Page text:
"I found a secret." She said, after perfecting the taste of her potato salad / mashed potatoes. "To make the taste perfect, you can keep adding salt to the salad while tasting it and stop right before it gets too salty."
"It's like the Microsoft strategy for winning." I responded. "In their days they were said that their strategy was to keep running the business until they won, pouring money into it until competitors gave up." Twenty years ago, it sounded like a perfect strategy. Looking back, however, I cannot help but wondering - How many businesses had they won through this? Maybe their game console deserves the exemplar position. On the other hand, there are numerous counter examples. Think about their server market, which has lost to Linux, or mobile. A lesson from this quick lookback is probably something like this: The words from the winner sounds like the truth but you cannot tell.
That being said, I still have some respect for their commitment to
the business continuity. My employer is famous for the business discontinuity. I used to think that it is reasonable, or at least make some sense. I'm not sure anymore. Instead I now believe Microsoft indeed won some ground with the strategy, and it must have paid off overall. It is just not a perfect strategy. There is no such thing.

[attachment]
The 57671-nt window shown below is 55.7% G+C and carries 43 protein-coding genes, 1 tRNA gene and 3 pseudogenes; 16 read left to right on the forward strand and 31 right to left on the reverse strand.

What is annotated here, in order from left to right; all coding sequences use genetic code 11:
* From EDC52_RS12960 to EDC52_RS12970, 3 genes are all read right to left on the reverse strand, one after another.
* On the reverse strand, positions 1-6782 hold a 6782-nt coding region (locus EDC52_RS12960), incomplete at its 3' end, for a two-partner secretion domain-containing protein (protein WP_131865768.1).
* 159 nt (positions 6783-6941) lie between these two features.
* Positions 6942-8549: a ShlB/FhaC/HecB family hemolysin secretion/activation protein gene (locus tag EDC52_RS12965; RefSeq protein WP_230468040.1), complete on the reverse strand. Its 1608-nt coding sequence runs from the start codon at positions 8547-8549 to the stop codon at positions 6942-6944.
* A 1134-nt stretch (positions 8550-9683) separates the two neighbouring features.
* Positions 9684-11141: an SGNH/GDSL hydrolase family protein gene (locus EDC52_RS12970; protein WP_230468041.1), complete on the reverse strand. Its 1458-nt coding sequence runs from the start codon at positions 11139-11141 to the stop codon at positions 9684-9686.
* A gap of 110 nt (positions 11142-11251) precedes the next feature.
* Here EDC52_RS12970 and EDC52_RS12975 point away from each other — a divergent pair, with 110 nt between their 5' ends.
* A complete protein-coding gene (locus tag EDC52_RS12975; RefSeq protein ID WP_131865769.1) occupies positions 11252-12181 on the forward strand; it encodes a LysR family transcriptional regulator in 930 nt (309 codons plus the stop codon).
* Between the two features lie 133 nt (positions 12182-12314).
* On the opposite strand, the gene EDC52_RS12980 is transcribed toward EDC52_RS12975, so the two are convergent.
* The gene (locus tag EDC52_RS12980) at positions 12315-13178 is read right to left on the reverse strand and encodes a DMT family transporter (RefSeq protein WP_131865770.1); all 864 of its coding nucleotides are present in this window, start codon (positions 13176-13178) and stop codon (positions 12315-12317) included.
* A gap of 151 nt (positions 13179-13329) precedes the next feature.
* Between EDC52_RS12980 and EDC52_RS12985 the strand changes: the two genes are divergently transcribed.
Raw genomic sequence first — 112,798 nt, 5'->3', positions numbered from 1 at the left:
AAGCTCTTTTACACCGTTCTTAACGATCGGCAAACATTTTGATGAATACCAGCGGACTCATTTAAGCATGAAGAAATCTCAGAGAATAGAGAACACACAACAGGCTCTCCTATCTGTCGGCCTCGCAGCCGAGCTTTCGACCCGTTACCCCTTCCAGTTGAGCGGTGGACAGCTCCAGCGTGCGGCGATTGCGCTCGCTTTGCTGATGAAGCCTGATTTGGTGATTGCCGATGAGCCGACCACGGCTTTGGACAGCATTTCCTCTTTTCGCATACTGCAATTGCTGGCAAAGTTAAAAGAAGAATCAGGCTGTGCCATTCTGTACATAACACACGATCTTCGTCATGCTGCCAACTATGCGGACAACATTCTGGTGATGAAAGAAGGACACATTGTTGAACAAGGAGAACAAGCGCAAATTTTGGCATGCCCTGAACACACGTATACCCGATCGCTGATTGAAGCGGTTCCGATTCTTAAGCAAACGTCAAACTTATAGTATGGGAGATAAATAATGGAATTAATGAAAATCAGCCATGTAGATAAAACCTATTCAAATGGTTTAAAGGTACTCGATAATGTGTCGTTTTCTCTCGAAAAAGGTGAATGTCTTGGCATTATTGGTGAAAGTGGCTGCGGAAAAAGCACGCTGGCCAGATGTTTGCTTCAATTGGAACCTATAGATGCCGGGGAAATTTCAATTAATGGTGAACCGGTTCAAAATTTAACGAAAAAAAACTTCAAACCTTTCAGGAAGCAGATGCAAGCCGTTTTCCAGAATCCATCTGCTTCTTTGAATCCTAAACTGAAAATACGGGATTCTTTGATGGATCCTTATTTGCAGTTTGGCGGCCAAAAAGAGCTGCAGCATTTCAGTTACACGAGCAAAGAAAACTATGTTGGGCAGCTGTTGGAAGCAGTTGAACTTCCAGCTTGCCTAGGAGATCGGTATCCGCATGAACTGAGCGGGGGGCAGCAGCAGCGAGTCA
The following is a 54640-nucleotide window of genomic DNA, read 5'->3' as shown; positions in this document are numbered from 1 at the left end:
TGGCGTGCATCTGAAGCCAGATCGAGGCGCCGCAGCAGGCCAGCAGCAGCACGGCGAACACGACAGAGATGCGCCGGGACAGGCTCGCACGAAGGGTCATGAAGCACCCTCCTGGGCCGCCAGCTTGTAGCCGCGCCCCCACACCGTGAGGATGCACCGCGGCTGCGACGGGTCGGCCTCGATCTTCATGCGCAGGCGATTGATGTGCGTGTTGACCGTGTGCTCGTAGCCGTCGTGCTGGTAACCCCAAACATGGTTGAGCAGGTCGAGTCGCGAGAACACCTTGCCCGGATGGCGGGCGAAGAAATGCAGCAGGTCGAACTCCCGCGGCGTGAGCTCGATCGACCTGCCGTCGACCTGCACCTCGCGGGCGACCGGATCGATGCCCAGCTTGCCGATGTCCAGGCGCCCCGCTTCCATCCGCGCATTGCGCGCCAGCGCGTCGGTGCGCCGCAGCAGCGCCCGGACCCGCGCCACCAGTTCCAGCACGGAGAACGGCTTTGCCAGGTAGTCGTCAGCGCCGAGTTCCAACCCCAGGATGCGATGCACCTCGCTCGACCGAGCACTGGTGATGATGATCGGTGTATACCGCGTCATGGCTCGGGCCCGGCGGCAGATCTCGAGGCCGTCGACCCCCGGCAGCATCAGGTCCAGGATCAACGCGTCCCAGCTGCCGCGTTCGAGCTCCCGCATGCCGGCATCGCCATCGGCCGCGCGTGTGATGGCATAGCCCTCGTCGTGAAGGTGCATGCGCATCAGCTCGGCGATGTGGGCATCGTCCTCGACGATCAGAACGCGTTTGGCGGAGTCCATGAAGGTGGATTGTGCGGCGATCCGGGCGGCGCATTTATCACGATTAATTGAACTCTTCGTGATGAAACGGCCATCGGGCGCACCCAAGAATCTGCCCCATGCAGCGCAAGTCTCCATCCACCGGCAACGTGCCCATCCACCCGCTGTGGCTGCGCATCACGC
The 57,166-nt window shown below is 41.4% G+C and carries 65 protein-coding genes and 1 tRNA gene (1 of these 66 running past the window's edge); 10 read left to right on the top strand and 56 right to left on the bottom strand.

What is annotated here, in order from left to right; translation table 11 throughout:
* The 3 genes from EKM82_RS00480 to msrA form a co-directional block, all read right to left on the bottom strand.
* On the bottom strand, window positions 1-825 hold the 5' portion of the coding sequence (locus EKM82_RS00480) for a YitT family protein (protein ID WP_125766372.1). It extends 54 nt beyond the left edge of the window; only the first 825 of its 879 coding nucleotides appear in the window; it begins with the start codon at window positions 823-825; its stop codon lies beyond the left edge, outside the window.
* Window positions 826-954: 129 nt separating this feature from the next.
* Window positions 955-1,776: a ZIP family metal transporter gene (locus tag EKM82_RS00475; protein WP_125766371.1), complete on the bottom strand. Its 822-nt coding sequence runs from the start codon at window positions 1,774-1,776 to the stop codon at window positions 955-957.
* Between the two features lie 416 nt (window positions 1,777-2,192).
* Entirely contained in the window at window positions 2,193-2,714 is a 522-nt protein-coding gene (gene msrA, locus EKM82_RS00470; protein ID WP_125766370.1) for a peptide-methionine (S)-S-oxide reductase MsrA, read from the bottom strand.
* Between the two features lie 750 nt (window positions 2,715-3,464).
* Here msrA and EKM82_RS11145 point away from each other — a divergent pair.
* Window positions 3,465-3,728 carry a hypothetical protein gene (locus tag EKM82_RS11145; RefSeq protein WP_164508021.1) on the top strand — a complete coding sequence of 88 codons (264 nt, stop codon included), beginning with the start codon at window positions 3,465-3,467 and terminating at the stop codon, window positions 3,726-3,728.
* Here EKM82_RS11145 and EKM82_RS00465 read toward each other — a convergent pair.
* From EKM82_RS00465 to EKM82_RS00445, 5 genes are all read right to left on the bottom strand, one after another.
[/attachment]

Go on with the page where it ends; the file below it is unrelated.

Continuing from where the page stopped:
Of course I didn't keep talking like this. That is not how couples talk. Here is what actually followed: "I think I read the same idea in Salt, Fat, Acid, Heat. I followed that advice for a while, but then noticed that it doesn't work on some occasions: Think about marinated chicken for example. You cannot taste the marinade, especially when you use some alcohol. You have to commit to some recipe, and all you can do is adjust it for each iteration."
In a sense the continuous-tasting secret resembles Agile Software Development, or Lean Methodology. You experiment, measure and adjust. In some cases, this works perfectly. For some others though, this doesn't make a lot of sense. There are software counterparts of the marinade - You have to commit. You can iterate only slowly. The perfection takes time and the early in-market does create the moat. Should you avoid software projects that's hard to experiment with? Now you know this a silly question - It's like asking you should avoid marinade. Fine. You can. But are you happy with it?
Of course I didn't keep talking like this. That's not how couples talk. Here was what actually followed: "But it works perfectly when it does. Give me a scoop. Wow this does taste perfect!"